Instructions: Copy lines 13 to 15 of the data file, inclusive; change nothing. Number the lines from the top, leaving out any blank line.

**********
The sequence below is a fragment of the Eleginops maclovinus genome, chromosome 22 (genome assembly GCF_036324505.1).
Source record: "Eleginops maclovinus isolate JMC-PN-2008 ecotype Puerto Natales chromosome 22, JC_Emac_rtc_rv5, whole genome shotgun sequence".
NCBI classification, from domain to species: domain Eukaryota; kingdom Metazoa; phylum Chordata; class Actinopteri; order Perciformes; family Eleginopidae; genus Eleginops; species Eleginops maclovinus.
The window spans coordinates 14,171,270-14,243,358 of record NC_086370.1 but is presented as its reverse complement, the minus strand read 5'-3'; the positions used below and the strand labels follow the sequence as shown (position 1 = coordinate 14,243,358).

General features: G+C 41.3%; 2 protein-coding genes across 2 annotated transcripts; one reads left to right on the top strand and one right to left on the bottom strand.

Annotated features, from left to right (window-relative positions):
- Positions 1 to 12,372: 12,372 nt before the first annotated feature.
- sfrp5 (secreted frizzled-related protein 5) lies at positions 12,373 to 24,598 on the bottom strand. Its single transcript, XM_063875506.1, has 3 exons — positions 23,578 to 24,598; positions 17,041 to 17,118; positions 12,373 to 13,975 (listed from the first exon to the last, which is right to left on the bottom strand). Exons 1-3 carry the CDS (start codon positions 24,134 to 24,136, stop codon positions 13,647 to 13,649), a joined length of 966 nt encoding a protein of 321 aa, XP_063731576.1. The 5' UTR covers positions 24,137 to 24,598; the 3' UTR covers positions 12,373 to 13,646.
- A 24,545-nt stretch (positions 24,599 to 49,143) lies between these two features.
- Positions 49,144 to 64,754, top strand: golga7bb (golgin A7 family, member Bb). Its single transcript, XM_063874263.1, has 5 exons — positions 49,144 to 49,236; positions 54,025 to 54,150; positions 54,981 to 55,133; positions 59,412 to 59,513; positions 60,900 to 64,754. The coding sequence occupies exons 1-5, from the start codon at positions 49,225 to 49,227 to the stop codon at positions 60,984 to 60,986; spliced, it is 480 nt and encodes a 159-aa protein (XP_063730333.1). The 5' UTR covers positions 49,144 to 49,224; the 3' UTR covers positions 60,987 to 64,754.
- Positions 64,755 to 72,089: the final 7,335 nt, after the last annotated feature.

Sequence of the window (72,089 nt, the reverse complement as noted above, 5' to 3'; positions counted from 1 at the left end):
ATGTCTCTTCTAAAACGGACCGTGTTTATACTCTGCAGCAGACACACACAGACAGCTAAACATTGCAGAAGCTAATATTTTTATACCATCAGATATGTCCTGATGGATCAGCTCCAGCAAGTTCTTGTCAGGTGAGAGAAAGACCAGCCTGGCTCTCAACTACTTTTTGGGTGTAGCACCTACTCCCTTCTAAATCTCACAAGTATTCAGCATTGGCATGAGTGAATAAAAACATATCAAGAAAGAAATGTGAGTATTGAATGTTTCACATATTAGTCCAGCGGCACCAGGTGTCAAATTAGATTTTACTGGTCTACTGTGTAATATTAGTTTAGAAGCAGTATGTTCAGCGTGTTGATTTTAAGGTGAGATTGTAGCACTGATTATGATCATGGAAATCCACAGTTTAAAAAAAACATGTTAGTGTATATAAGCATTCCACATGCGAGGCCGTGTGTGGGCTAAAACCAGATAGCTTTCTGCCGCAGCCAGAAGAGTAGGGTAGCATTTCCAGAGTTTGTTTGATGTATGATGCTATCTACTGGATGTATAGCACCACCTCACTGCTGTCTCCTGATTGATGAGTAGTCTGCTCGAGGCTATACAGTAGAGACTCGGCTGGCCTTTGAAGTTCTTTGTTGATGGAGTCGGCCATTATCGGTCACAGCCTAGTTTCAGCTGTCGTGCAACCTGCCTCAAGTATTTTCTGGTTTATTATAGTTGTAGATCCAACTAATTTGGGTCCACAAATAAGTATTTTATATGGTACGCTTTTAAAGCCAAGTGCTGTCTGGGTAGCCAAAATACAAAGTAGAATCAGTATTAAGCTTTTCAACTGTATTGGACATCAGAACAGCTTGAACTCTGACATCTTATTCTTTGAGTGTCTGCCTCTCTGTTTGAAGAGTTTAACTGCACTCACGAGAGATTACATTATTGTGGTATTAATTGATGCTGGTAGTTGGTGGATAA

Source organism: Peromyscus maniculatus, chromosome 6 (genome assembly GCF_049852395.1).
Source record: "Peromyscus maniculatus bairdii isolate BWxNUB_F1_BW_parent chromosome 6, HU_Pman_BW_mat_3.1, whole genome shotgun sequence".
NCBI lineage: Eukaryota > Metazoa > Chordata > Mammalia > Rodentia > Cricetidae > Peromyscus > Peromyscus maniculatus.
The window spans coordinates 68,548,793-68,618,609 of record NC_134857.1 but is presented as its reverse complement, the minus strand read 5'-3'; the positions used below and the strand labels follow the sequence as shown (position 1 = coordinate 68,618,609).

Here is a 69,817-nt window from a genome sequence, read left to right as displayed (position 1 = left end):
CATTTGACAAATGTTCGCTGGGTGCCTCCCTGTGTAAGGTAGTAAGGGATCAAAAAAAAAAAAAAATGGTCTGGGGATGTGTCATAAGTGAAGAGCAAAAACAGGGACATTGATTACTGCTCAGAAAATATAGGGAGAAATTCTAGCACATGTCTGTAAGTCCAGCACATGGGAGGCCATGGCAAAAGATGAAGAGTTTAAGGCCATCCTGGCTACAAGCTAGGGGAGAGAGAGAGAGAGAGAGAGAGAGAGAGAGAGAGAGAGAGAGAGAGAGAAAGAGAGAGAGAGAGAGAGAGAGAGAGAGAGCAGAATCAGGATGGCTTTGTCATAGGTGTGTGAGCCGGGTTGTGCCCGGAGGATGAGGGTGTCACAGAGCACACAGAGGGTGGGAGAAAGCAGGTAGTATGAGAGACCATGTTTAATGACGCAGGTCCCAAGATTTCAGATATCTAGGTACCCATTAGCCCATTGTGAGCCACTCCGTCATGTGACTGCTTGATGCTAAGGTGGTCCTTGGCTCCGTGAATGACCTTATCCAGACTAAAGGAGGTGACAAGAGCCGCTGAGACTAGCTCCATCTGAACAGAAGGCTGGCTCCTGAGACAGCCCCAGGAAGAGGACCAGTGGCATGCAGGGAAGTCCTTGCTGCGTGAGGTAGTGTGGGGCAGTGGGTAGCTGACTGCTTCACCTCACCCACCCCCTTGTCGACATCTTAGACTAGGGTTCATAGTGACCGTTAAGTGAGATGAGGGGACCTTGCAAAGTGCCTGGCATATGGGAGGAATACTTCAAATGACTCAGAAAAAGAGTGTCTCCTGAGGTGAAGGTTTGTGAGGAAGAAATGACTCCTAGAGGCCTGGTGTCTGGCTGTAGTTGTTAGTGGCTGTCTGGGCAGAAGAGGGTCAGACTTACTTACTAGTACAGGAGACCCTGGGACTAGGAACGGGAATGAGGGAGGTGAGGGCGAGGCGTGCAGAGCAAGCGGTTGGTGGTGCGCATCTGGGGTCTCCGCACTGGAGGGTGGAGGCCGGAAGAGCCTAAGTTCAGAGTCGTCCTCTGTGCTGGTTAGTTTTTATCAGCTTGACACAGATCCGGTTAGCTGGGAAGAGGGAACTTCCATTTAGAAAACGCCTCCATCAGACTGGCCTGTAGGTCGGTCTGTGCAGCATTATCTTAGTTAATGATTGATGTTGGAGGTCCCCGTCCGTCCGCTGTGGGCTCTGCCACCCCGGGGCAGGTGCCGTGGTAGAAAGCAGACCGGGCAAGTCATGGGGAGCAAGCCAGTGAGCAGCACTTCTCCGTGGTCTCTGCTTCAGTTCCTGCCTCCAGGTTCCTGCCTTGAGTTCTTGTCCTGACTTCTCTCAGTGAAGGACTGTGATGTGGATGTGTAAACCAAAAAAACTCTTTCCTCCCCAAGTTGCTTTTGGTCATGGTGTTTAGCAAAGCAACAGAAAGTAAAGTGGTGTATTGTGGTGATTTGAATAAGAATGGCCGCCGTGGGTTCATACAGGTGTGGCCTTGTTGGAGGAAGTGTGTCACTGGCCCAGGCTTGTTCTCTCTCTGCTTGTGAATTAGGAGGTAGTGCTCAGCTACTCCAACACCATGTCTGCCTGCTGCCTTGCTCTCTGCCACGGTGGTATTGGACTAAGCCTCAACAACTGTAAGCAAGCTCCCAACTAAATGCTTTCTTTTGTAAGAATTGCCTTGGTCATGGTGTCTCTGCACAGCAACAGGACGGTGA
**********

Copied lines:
ATGTCTCTTCTAAAACGGACCGTGTTTATACTCTGCAGCAGACACACACAGACAGCTAAACATTGCAGAAGCTAATATTTTTATACCATCAGATATGTCCTGATGGATCAGCTCCAGCAAGTTCTTGTCAGGTGAGAGAAAGACCAGCCTGGCTCTCAACTACTTTTTGGGTGTAGCACCTACTCCCTTCTAAATCTCACAAGTATTCAGCATTGGCATGAGTGAATAAAAACATATCAAGAAAGAAATGTGAGTATTGAATGTTTCACATATTAGTCCAGCGGCACCAGGTGTCAAATTAGATTTTACTGGTCTACTGTGTAATATTAGTTTAGAAGCAGTATGTTCAGCGTGTTGATTTTAAGGTGAGATTGTAGCACTGATTATGATCATGGAAATCCACAGTTTAAAAAAAACATGTTAGTGTATATAAGCATTCCACATGCGAGGCCGTGTGTGGGCTAAAACCAGATAGCTTTCTGCCGCAGCCAGAAGAGTAGGGTAGCATTTCCAGAGTTTGTTTGATGTATGATGCTATCTACTGGATGTATAGCACCACCTCACTGCTGTCTCCTGATTGATGAGTAGTCTGCTCGAGGCTATACAGTAGAGACTCGGCTGGCCTTTGAAGTTCTTTGTTGATGGAGTCGGCCATTATCGGTCACAGCCTAGTTTCAGCTGTCGTGCAACCTGCCTCAAGTATTTTCTGGTTTATTATAGTTGTAGATCCAACTAATTTGGGTCCACAAATAAGTATTTTATATGGTACGCTTTTAAAGCCAAGTGCTGTCTGGGTAGCCAAAATACAAAGTAGAATCAGTATTAAGCTTTTCAACTGTATTGGACATCAGAACAGCTTGAACTCTGACATCTTATTCTTTGAGTGTCTGCCTCTCTGTTTGAAGAGTTTAACTGCACTCACGAGAGATTACATTATTGTGGTATTAATTGATGCTGGTAGTTGGTGGATAA

Source organism: Peromyscus maniculatus, chromosome 6 (genome assembly GCF_049852395.1).
Source record: "Peromyscus maniculatus bairdii isolate BWxNUB_F1_BW_parent chromosome 6, HU_Pman_BW_mat_3.1, whole genome shotgun sequence".